One of the thing that delights me about living in a larger city is having a wide variety of ethnic grocers, and Chicago has some great ones. We have Asian grocers, Indian, Eastern European, Greek, Polish, Italian, and I love them all.
Chicago is big on Polish restaurants and markets as the population of Poles here is nearly 200,000, and Polish is the 3rd most spoken language in the city.
There’s a particular stretch of one road, both in and out of the city, that has attracted a proliferation of Polish-centric businesses, and that’s Milwaukee Avenue. Chicago often claims to be the largest Polish city outside of Poland, with the number of persons of Polish descent topping a million.
Along the ‘suburban’ stretch, mostly in Niles, IL, there are a multitude of markets and restaurants; one restaurant I have enjoyed in the past up that way is the White Eagle. You can order meals family style, copious quantities, inexpensive and fun.
But this day, I was in search of sausage, and my first of several stops was at Schmeissers Sausage at 7649 N. Milwaukee Ave. They take great pride in the number of products they make in house, and the quality and care with which they are made is readily apparent. There is also a small selection of grocery items, including other products made on site, like noodles and spaetzel.
Schmeissers Sausage has a freezer full of heat and eat meals made on site, and they average about $5 a pound, which is very fair, in my opinion. I’m impressed they’d go to the effort for a seemingly small scale.
I picked up the sauerbraten (“sour roast”) along with a package of dried spaetzle (egg noodles). Sauerbraten is really a national dish of Germany (which abuts Poland, or course), and is beef that is marinaded in a mixture of vinegar or wine, water, herbs, spices, and seasonings for a number of days prior to roasting. The recipes for the marinade and even the type of meat used can vary by region.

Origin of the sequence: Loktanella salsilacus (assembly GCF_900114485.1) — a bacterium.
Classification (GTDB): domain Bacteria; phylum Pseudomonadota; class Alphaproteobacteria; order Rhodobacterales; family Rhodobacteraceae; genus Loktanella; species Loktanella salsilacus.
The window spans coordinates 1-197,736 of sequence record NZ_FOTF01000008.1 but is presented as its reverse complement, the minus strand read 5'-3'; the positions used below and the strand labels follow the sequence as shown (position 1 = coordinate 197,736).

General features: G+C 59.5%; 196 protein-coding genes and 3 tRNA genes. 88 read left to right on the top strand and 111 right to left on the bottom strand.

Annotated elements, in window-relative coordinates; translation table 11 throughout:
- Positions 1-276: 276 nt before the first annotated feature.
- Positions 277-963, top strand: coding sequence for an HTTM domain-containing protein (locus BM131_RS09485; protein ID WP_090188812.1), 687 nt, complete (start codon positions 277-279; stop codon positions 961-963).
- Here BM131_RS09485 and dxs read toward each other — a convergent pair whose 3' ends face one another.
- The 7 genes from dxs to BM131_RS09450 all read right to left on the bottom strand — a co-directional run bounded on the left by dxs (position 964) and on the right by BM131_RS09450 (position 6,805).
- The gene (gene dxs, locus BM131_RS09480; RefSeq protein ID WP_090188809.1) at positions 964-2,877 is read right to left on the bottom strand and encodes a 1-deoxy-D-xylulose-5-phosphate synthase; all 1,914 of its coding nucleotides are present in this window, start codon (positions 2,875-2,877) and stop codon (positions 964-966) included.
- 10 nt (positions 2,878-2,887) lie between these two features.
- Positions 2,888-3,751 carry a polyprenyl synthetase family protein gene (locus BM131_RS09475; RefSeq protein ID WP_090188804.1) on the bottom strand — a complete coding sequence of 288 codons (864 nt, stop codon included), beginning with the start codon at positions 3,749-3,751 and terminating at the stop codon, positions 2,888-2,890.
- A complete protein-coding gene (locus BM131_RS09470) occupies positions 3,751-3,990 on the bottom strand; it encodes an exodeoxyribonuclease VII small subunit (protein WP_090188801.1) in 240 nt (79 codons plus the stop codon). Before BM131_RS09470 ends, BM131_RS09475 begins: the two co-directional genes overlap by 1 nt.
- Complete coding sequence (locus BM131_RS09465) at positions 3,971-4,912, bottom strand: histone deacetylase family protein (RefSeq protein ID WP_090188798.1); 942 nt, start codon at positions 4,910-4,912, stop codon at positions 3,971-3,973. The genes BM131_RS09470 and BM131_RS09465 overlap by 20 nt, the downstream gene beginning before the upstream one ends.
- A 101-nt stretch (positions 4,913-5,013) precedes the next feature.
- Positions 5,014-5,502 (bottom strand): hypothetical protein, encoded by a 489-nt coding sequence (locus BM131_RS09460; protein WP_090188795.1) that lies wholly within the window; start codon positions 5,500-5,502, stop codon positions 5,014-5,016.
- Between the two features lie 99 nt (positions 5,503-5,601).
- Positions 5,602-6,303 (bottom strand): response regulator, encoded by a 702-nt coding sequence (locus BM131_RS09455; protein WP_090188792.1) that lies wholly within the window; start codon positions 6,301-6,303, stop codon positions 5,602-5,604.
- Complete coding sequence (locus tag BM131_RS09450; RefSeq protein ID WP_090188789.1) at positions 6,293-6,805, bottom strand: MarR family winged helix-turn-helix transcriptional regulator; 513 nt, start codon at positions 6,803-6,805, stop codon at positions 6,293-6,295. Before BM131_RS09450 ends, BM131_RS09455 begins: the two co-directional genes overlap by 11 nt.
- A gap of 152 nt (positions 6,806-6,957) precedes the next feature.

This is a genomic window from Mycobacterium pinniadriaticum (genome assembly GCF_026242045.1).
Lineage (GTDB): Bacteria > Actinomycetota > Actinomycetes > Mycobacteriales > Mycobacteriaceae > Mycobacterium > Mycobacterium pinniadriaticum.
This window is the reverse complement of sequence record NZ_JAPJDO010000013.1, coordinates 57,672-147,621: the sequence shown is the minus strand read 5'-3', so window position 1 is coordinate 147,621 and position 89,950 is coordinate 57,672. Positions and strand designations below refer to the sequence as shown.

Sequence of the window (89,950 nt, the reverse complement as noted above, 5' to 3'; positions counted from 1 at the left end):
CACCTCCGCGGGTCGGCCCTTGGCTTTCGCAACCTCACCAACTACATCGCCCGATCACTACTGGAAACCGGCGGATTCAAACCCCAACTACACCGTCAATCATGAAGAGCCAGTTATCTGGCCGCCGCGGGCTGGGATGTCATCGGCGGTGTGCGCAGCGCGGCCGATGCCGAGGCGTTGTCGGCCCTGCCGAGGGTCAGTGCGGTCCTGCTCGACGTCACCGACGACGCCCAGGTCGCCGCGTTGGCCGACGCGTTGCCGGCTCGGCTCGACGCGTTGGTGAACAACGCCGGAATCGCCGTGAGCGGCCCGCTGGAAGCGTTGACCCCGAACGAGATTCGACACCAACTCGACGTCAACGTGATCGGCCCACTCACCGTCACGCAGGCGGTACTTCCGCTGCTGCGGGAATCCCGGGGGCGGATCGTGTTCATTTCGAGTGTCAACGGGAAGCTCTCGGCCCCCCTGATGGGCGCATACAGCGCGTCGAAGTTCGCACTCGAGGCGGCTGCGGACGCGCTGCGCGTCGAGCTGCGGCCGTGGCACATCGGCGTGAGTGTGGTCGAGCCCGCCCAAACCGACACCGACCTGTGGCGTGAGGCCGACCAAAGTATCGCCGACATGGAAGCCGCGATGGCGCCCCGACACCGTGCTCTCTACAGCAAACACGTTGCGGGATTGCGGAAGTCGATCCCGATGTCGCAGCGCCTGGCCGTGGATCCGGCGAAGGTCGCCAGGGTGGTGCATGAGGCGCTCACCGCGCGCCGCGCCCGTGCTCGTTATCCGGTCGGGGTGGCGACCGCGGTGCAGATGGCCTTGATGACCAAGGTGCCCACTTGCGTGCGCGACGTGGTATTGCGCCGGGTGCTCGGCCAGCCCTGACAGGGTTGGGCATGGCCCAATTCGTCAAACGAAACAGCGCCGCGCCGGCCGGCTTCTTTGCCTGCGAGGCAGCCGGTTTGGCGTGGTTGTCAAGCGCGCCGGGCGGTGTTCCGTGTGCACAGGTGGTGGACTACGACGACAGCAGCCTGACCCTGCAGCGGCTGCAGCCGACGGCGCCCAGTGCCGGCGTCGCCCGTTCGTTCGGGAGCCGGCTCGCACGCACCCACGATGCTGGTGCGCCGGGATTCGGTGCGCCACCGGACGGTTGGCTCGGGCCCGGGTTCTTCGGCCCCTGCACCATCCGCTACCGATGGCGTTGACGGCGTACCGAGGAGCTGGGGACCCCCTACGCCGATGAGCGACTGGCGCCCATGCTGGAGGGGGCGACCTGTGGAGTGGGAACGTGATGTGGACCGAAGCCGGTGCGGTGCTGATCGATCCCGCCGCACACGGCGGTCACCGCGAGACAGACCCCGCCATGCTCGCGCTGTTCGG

The roast is usually served with boiled potatoes, cabbage, or noodles. The package is hard frozen and calls for 9 minutes or so in the microwave, but I generally pop these kind of things in the oven and do them low and slow. Which is what I did here. Noodles are boiled in salted water for about 20 minutes, depending on your preference of ‘doneness.’
The result of the marinade is a very flavorful and juicy roast, the process might have originally been developed to use less expensive (tougher) pieces of meat. Many cultures have similar preparations, albeit with different flavors.
End result. This was great. As good as I have had in any local German restaurant. I’d buy it again and try some of their other heat and eats. Later in the week I’ll write about some of the other stops this trip.
Schmeissers Sausage Review